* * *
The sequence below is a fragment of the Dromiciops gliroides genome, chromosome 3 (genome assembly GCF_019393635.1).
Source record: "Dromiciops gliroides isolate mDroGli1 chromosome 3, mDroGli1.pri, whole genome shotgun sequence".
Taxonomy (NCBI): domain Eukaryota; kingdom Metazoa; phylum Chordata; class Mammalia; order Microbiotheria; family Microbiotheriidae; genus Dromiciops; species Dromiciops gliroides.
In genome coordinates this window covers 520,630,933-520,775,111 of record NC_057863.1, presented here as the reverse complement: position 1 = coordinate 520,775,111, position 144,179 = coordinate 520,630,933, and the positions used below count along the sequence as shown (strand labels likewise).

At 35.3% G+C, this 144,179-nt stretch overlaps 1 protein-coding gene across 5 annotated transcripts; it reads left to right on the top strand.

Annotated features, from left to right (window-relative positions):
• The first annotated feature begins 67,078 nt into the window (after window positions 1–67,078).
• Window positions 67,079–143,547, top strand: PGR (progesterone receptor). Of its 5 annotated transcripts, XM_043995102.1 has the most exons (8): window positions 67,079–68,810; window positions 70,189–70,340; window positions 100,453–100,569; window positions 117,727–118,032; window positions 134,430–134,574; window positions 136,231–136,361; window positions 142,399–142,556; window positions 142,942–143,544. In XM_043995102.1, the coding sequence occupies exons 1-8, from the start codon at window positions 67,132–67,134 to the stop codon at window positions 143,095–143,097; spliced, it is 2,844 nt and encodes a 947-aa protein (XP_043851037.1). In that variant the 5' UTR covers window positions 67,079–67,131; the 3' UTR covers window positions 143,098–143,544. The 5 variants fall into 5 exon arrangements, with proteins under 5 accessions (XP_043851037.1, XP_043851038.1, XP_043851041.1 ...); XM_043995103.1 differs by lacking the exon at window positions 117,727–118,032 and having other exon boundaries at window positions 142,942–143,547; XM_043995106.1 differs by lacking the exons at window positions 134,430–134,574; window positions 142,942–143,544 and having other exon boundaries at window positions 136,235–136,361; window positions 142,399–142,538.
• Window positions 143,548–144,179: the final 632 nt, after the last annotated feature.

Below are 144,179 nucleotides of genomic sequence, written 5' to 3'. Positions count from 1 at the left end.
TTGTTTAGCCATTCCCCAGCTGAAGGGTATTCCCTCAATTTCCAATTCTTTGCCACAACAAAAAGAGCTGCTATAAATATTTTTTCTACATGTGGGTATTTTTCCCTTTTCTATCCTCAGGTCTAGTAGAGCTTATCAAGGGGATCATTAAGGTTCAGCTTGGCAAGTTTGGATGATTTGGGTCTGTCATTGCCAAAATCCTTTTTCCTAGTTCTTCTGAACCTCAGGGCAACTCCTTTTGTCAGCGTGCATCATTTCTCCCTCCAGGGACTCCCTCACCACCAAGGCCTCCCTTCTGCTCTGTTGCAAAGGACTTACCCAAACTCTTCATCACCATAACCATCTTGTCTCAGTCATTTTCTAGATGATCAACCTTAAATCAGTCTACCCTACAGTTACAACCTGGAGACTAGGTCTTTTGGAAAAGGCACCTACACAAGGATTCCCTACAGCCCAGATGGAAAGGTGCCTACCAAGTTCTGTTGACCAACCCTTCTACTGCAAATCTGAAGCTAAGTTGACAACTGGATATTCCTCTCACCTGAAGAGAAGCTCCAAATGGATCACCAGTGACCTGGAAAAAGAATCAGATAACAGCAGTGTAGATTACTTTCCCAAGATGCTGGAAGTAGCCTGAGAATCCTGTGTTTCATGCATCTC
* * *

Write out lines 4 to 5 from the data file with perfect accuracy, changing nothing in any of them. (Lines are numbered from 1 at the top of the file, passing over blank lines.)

In genome coordinates this window covers 520,630,933-520,775,111 of record NC_057863.1, presented here as the reverse complement: position 1 = coordinate 520,775,111, position 144,179 = coordinate 520,630,933, and the positions used below count along the sequence as shown (strand labels likewise).

At 35.3% G+C, this 144,179-nt stretch overlaps 1 protein-coding gene across 5 annotated transcripts; it reads left to right on the top strand.